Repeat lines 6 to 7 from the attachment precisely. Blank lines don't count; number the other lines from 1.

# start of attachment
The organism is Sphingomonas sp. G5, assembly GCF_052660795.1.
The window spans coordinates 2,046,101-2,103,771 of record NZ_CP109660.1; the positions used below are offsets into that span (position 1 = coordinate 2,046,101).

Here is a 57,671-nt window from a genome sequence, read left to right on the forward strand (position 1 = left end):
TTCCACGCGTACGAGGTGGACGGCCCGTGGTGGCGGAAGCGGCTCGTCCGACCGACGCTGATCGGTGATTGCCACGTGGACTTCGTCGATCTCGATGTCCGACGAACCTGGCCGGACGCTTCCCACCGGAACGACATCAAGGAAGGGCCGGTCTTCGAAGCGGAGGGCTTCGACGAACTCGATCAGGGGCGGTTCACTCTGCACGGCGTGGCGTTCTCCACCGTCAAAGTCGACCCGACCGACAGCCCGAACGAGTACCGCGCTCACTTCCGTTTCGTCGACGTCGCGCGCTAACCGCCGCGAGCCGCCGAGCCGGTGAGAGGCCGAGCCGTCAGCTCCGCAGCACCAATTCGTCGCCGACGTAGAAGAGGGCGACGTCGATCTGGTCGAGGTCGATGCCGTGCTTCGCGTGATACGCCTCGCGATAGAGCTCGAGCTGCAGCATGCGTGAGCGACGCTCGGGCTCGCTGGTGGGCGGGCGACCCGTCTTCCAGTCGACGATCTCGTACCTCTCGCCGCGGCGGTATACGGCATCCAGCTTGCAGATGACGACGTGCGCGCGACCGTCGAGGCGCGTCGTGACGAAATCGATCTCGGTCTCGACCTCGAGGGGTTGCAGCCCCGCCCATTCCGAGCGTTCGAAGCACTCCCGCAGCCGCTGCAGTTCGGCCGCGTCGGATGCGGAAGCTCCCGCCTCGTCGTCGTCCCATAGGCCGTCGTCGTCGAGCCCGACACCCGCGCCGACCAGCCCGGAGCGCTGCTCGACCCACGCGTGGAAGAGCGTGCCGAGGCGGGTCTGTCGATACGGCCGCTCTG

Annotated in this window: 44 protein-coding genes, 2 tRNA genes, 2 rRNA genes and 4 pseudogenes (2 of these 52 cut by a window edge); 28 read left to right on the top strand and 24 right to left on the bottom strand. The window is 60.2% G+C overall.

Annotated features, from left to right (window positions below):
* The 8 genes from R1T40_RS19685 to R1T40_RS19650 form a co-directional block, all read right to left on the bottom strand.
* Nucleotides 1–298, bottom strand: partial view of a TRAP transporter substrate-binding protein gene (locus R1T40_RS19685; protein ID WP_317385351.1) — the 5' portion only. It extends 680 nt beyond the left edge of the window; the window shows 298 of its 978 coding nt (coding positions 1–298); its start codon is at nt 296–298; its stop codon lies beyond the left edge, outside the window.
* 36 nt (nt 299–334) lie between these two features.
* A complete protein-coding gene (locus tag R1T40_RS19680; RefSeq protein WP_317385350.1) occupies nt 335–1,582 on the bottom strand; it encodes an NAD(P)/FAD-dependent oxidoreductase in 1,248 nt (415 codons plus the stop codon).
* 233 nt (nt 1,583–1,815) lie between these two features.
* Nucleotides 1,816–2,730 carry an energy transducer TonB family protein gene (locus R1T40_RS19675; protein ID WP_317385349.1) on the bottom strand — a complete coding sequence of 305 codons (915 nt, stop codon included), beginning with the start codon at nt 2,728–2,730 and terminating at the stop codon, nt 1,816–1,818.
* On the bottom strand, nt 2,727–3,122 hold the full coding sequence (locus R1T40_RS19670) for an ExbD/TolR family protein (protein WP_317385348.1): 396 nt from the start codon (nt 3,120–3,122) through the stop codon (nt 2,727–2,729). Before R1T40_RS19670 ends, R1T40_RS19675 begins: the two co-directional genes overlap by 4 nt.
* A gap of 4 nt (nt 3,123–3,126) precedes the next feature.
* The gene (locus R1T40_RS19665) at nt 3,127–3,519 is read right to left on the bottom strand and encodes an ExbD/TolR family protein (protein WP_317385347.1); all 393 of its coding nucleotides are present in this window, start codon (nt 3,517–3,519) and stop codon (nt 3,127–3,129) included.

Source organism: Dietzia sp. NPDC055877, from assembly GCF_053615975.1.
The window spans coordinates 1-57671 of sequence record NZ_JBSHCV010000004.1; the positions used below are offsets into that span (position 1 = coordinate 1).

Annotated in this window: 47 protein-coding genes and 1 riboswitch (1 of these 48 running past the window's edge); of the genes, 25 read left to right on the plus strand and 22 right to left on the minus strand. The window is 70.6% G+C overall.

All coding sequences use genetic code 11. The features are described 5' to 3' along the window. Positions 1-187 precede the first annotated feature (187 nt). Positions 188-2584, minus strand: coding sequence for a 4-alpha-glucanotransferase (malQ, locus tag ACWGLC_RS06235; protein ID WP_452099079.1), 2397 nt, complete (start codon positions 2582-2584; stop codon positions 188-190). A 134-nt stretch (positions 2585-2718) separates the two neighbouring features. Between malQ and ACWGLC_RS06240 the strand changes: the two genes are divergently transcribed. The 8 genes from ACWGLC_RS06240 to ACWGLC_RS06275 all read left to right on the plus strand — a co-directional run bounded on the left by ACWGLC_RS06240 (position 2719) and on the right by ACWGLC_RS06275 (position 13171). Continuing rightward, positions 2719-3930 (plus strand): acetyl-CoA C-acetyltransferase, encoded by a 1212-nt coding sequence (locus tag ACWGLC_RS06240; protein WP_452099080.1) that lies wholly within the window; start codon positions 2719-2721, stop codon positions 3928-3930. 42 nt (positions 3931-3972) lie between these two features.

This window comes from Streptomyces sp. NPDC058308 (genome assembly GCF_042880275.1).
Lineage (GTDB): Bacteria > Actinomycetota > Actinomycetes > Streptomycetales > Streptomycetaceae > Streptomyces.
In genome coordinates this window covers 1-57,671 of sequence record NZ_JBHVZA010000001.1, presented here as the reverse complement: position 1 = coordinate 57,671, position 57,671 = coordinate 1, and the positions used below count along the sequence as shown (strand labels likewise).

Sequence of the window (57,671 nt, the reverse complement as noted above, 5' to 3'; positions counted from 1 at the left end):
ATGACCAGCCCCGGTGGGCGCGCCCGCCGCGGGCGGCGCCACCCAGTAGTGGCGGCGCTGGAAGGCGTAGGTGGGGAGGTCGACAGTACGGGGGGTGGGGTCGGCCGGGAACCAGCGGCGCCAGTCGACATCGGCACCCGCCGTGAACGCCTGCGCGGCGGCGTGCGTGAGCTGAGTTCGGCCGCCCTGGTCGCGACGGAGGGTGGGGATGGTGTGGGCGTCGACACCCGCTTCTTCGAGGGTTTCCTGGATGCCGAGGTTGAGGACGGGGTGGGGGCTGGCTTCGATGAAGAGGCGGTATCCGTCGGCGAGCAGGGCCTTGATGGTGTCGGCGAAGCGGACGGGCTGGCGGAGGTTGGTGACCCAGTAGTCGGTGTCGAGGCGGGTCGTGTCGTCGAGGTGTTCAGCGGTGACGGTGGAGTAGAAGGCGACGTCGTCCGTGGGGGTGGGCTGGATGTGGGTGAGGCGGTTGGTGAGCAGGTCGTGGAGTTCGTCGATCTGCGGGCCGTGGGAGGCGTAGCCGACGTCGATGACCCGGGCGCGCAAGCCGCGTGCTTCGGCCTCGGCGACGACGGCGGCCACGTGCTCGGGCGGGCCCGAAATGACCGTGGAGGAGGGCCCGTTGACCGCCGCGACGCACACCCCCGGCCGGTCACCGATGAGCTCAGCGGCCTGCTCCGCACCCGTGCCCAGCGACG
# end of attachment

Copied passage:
Annotated features, from left to right (window positions below):
* The 8 genes from R1T40_RS19685 to R1T40_RS19650 form a co-directional block, all read right to left on the bottom strand.